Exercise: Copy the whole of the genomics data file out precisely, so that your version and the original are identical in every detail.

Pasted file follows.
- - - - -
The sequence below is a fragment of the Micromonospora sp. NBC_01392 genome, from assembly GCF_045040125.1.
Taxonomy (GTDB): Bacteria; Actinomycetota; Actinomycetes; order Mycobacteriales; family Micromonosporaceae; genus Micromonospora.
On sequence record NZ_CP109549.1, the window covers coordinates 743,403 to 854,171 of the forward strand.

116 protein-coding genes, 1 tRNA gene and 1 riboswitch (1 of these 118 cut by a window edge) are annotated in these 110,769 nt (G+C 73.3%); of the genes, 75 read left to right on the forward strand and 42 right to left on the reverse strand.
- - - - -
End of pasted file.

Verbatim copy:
The sequence below is a fragment of the Micromonospora sp. NBC_01392 genome, from assembly GCF_045040125.1.
Taxonomy (GTDB): Bacteria; Actinomycetota; Actinomycetes; order Mycobacteriales; family Micromonosporaceae; genus Micromonospora.
On sequence record NZ_CP109549.1, the window covers coordinates 743,403 to 854,171 of the forward strand.

116 protein-coding genes, 1 tRNA gene and 1 riboswitch (1 of these 118 cut by a window edge) are annotated in these 110,769 nt (G+C 73.3%); of the genes, 75 read left to right on the forward strand and 42 right to left on the reverse strand.